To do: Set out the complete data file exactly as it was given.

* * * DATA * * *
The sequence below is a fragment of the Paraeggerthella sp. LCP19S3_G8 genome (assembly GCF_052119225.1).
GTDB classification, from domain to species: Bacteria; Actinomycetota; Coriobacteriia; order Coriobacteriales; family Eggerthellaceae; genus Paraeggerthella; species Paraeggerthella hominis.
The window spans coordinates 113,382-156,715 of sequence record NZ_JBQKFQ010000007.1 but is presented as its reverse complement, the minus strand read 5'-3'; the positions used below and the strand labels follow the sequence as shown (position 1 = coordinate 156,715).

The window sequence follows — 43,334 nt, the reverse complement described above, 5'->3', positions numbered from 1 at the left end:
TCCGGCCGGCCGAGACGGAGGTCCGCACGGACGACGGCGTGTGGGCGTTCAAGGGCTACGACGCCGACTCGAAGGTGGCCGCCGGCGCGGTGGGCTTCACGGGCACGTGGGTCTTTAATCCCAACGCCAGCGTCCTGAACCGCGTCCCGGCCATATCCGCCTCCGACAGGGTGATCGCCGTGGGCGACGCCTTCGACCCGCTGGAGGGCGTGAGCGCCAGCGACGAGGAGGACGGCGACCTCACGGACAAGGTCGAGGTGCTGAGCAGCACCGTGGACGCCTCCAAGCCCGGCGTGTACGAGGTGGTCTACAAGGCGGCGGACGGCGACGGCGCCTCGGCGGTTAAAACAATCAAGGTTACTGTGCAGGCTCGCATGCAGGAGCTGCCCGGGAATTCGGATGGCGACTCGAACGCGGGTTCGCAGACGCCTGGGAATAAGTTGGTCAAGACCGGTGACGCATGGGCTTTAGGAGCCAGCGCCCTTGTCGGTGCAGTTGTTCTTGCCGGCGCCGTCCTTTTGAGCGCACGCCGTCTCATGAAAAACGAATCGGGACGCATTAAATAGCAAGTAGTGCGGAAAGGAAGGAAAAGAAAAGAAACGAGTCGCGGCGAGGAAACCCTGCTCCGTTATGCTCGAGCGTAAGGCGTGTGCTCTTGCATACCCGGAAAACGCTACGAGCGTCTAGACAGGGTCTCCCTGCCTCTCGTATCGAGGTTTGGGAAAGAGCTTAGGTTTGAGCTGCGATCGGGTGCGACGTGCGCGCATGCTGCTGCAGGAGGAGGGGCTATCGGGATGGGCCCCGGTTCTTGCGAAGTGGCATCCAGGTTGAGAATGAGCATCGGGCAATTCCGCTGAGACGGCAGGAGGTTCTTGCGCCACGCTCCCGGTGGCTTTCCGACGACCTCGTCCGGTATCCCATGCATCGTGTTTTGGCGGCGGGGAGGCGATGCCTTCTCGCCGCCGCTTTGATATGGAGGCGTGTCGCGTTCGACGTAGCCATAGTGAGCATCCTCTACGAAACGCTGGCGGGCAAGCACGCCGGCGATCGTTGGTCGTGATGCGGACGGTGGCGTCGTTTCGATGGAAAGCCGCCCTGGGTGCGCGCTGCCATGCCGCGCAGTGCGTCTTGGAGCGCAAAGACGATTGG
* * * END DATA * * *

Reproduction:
The sequence below is a fragment of the Paraeggerthella sp. LCP19S3_G8 genome (assembly GCF_052119225.1).
GTDB classification, from domain to species: Bacteria; Actinomycetota; Coriobacteriia; order Coriobacteriales; family Eggerthellaceae; genus Paraeggerthella; species Paraeggerthella hominis.
The window spans coordinates 113,382-156,715 of sequence record NZ_JBQKFQ010000007.1 but is presented as its reverse complement, the minus strand read 5'-3'; the positions used below and the strand labels follow the sequence as shown (position 1 = coordinate 156,715).

The window sequence follows — 43,334 nt, the reverse complement described above, 5'->3', positions numbered from 1 at the left end:
TCCGGCCGGCCGAGACGGAGGTCCGCACGGACGACGGCGTGTGGGCGTTCAAGGGCTACGACGCCGACTCGAAGGTGGCCGCCGGCGCGGTGGGCTTCACGGGCACGTGGGTCTTTAATCCCAACGCCAGCGTCCTGAACCGCGTCCCGGCCATATCCGCCTCCGACAGGGTGATCGCCGTGGGCGACGCCTTCGACCCGCTGGAGGGCGTGAGCGCCAGCGACGAGGAGGACGGCGACCTCACGGACAAGGTCGAGGTGCTGAGCAGCACCGTGGACGCCTCCAAGCCCGGCGTGTACGAGGTGGTCTACAAGGCGGCGGACGGCGACGGCGCCTCGGCGGTTAAAACAATCAAGGTTACTGTGCAGGCTCGCATGCAGGAGCTGCCCGGGAATTCGGATGGCGACTCGAACGCGGGTTCGCAGACGCCTGGGAATAAGTTGGTCAAGACCGGTGACGCATGGGCTTTAGGAGCCAGCGCCCTTGTCGGTGCAGTTGTTCTTGCCGGCGCCGTCCTTTTGAGCGCACGCCGTCTCATGAAAAACGAATCGGGACGCATTAAATAGCAAGTAGTGCGGAAAGGAAGGAAAAGAAAAGAAACGAGTCGCGGCGAGGAAACCCTGCTCCGTTATGCTCGAGCGTAAGGCGTGTGCTCTTGCATACCCGGAAAACGCTACGAGCGTCTAGACAGGGTCTCCCTGCCTCTCGTATCGAGGTTTGGGAAAGAGCTTAGGTTTGAGCTGCGATCGGGTGCGACGTGCGCGCATGCTGCTGCAGGAGGAGGGGCTATCGGGATGGGCCCCGGTTCTTGCGAAGTGGCATCCAGGTTGAGAATGAGCATCGGGCAATTCCGCTGAGACGGCAGGAGGTTCTTGCGCCACGCTCCCGGTGGCTTTCCGACGACCTCGTCCGGTATCCCATGCATCGTGTTTTGGCGGCGGGGAGGCGATGCCTTCTCGCCGCCGCTTTGATATGGAGGCGTGTCGCGTTCGACGTAGCCATAGTGAGCATCCTCTACGAAACGCTGGCGGGCAAGCACGCCGGCGATCGTTGGTCGTGATGCGGACGGTGGCGTCGTTTCGATGGAAAGCCGCCCTGGGTGCGCGCTGCCATGCCGCGCAGTGCGTCTTGGAGCGCAAAGACGATTGG